ORLANDO, Fla.—Despite the rapid rise of power and cooling costs in the data center, the technology industry—vendors and users alike—have fallen down on addressing the issues, according to an official with chip maker Advanced Micro Devices.
In his keynote speech at the Data Center World conference here on Sept. 11, Bruce Shaw, vice president of worldwide commercial and enterprise marketing at AMD, said that recent surveys by the chip maker and its partners show an alarming trend of data center administrators not realizing the looming crisis or not making any plans for addressing it.
At the same time, vendors only now are beginning to come together to find ways to measure and reduce power consumption in their products.
"We understand pieces of the problem, but we dont get the big picture," Shaw said.
Power and cooling is a key subject at the four-day AFCOM conference, and attendees were filling the rooms where presentations about the issue were being made.
That said, the survey results show a user base that still hasnt grasped how power and cooling costs will strangle their budgets unless they start looking at options to deal with the problem, Shaw said.
For example, while 71 percent of those surveyed in 2005 said that power and cooling were a becoming an issue, 12 percent said they were unsure, and another 17 said it wasnt a problem, results that Shaw called "troubling."
Twenty-three percent said they were addressing the issue by building larger data centers, despite the rising costs of building new facilities. Shaw estimated that the cost of building a 50,000-square-foot data center will grow from $20 million in 1990 to $250 million in 2010.
"Data centers are not cheap," he said. "Its a good indication that were still throwing real estate at [the problem]."
In addition, despite 71 percent of people saying that power and cooling were becoming problems, 62 percent said they were not changing their buying behavior. Eighty-four percent said they have no idea how to plan for power in the data center. "Its trial-and-error," Shaw said.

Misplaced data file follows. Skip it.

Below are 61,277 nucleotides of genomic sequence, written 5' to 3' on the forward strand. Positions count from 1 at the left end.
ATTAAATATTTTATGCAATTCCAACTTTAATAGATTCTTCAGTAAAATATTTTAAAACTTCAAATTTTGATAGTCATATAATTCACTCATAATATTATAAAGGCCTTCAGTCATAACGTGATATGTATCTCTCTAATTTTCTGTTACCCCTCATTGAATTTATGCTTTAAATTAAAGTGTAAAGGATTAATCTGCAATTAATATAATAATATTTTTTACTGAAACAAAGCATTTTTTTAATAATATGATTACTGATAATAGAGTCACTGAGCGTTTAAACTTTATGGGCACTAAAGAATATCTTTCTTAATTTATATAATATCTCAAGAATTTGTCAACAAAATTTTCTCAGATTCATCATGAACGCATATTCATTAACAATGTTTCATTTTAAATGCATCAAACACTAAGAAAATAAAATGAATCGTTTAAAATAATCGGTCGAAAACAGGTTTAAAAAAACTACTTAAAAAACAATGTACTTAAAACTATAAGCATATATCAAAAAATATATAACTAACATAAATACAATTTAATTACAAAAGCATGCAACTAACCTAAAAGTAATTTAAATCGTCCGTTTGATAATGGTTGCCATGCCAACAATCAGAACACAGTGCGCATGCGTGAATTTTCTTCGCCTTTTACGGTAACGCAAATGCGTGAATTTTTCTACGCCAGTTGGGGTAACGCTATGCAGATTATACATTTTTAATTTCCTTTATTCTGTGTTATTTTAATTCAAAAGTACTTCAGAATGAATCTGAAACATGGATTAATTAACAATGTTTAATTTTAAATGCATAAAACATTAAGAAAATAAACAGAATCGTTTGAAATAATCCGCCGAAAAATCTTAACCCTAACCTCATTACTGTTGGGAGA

Fifty-four percent said they either have or are starting to implement a method for electrical planning, though 46 percent said they had no plan in place.
Users need to understand that the costs of data center power are only going to go up, he said. Data centers are huge consumers—the largest power consumer in the Atlanta area is an Internet search provider. Servers consume anywhere from 38 to 63 percent of the power in the data center; cooling devices consume 23 to 54 percent.
Technology vendors are coming around, he said. In 2000, chip makers were talking only about cranking the speed of the processors, with thoughts of reaching 10GHz.
Now Intel, AMD and others are using the increasingly shrinking manufacturing process—Intel and AMD are moving from a 90-nanometer to 65- nanometer process, and over the next few years will be able to get that down into the teens, Shaw said—to put more processing cores onto a single piece of silicon, which improves performance while not significantly cranking up the power consumption and heat generation.
Both Intel, of Santa Clara, Calif., and AMD, based in Sunnyvale, Calif., are at dual-core now, and plan to introduce quad-core chips over the next year.
Virtualization—the ability to run multiple applications and operating systems on a single physical server—also is growing in adoption, enabling users to get more computing done without having to expand the footprint of the server.
Other technologies, such as on-board memory controllers, will continue to improve the chips performance without impacting its power consumption, Shaw said.
Also, a consortium of companies—including AMD, Sun Microsystems, Dell, IBM and Hewlett-Packard—have joined together to create the Green Grid Alliance, which is aimed at improving power efficiency in the data center through such avenues as education and the establishment of server power measurement standards.
"We need to set meaningful metrics" to enable users to figure out how efficient servers are, Shaw said. "The lack of knowledge on this is the biggest problem right now."